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Château de Brézé has a long and storied history, first being mentioned in texts in 1068, lauded by King René of Anjou in the 15th century and served at all the royal courts. In 1957, when the AOC of Saumur Champigny was established, the owner of Château de Brézé refused to be part of the appellation, saying that his estate's vineyards were the best and deserved an appellation all their own. And he was probably right. Unfortunately, the wines from those exceptional vineyards were terrible. Lucky for us, the winery sold in 2009 to Le Comte de Colbert, who recruited Arnaud Lambert from nearby Domaine de Saint Just to make the wine. He changed the vineyards over to organic farming and began producing truly stellar wines worthy of their source. The 2012 Château de Brézé Clos David is all estate-grown Chenin Blanc raised in stainless steel to preserve freshness. It has the slightly-oxidized note of a great White Burgundy and a lovely richness that allows it to pair with a variety of foods.

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Entries in White on Rice Couple (4)


Food-Pairing Friday: Winter Citrus

Photo courtesy of Todd and Diane at

It's another gray morning here in Southern California. And even though the sun was out part of this week, the frequent showers, and the sky's steely shroud are beginning to wear a bit on me. I'm sure my friends in Oregon and all the East Coasters getting pummeled yet again by snow have very little sympathy for my Vitamin D-deprived whine, so I'll keep it brief and get straight to the remedy: winter citrus.

The extra rain here in L.A. has been good for a few things. It's helped pull us out of years of drought, and it's been great for the citrus trees that grow up and down the coast. My favorites are the tangerines. About the size of a Hacky Sack, these easy-to-peel fruits have skins the color of a crossing guard's jacket and juice that appears to be lit from within, tangerines have the power to turn they grayest of days into orange-colored bliss. Tangerines are sweet, with a tang that can be a subtle whisper or like little pin-pricks on your tongue, depending on the variety. To find the best ones, if you don't have a tree in your yard, go to the nearest farmers' market to taste the many options. The fruits make a fantastic energy-filled afternoon snack, complement the anise flavor of fennel perfectly in a crunchy salad, and they play nicely with spice, too.

But I think our friends Todd and Diane over at White on Rice Couple put their homegrown tangerines to the best weekend welcoming use in their Double Tangerine Cocktail, which uses fresh tangerine juice, fresh lemon juice, ginger simple syrup and Cognac. I would tweak the recipe a bit and sub the ginger simple syrup with regular simple syrup so that I could use the Domaine de Canton Ginger & Cognac Liqueur (750ml $31.99), which has plenty of ginger heat along with the subtle nuances of a top-notch Cognac.  If you'd rather invest in an unflavored Cognac, I recommend the Ferrand Reserve Grande Champage 1er Cru du Cognac (375ml $28.99), with its notes of apricot, dried flowers and licorice.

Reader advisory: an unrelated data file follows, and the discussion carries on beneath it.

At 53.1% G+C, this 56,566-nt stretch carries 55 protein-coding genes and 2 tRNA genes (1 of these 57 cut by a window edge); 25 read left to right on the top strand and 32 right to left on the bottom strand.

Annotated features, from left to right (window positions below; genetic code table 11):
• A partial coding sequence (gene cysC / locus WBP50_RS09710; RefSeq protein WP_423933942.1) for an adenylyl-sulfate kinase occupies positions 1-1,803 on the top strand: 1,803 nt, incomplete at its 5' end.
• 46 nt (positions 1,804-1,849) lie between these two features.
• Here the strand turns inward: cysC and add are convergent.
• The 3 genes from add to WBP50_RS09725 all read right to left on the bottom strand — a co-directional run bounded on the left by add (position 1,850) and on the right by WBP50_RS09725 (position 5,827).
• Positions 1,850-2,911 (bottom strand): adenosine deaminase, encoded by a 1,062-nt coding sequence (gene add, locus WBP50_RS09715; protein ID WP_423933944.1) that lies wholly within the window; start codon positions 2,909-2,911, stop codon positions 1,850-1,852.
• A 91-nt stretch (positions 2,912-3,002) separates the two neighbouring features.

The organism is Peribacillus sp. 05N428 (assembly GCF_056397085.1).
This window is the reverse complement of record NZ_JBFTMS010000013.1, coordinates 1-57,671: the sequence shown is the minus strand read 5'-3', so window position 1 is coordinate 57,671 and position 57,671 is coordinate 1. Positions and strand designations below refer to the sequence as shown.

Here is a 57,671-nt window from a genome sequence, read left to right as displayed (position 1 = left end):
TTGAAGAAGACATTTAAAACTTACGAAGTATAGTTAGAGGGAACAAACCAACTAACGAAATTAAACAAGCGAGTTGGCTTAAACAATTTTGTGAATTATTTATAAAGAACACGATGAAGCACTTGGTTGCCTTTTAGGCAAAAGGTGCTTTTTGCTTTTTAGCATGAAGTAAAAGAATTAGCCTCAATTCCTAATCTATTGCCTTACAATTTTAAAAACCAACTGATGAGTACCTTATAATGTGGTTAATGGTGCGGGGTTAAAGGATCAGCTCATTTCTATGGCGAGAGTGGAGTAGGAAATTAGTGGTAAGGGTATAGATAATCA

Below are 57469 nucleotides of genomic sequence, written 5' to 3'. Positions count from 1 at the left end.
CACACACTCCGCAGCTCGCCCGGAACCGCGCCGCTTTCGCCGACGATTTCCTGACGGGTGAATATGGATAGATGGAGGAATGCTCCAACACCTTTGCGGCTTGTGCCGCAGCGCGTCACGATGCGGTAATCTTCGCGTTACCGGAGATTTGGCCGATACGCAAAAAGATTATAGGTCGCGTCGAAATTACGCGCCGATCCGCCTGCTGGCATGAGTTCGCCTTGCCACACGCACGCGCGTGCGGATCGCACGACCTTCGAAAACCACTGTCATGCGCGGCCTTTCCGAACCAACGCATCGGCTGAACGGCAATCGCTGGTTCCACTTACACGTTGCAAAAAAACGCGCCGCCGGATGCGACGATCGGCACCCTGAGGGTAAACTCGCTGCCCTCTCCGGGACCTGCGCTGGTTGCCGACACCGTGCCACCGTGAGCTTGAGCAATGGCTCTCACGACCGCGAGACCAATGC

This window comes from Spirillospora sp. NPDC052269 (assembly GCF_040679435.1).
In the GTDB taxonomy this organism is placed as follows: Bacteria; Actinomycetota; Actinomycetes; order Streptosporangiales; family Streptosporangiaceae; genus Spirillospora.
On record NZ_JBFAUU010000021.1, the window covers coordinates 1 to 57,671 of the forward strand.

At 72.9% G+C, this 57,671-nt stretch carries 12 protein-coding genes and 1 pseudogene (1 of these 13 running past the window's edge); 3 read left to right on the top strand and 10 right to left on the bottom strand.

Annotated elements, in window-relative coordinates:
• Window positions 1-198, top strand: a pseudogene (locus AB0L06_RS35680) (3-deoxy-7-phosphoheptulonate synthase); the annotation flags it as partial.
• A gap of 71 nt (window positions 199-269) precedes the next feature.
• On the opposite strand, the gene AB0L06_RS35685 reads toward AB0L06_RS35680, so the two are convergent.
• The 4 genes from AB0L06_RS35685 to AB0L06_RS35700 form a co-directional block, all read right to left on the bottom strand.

Have a great weekend.

Leah Greenstein


A Thanksgiving Cocktail

Photo courtesy of White on Rice CoupleLet's face it, Thanksgiving can be a little stressful. All that traveling, all that cooking, all that family. So why not warm everyone up with a cocktail or two? And of course, since this is Thanksgiving, shouldn't that cocktail be based on the quintessential American spirit: Kentucky Bourbon?

The Buffalo Trace Kentucky Straight Bourbon, which is currently on sale for $19.99, comes from America's oldest distilling site and has been named Wine Enthusiast and Malt Advocate Distillery of the Year numerous times since 2000. The whiskey is smooth, with mellow toffee notes, and is perfect for mixing.

If you can get your hands on some fresh tangerines, I'd highly recommend mixing up the Kentucky Sidecar proffered up by the White on Rice Couple, but if they're scarce, I'd mix up the Grapefruit Moon from the Cocktail Chronicles. (And, frankly, if you could work some Tom Waits into your Thanksgiving feast, you'd be my new hero.

Happy Thanksgiving everyone! We'll be back next week.

Leah Greenstein


Food-Pairing Friday: Roasted Brussels Sprouts w/ Sriracha & Mint

It's been more than four years since I wrote my first ode to Brussels sprouts, the cute, grassy green little cabbages about the size of a golf ball. And I'm still amazed that despite New York Magazine declaring that "Vegetables are the New Meat," their reputation hasn't improved much more than rosé wine in some circles. (See this summer's post, No Way Rosé.) But Brussels sprouts are deliciously sweet with nutty overtones when they're cooked properly. And you can do almost anything you want to them--though I often default to a quick sauté and dressing them up in the salty goodness of Fra-Mani pancetta--as long as you don't boil them. They're even amenable to a little kick, like in this simple recipe for Roasted Brussels Sprouts with Sriracha and Mint from our friends the White on Rice Couple.

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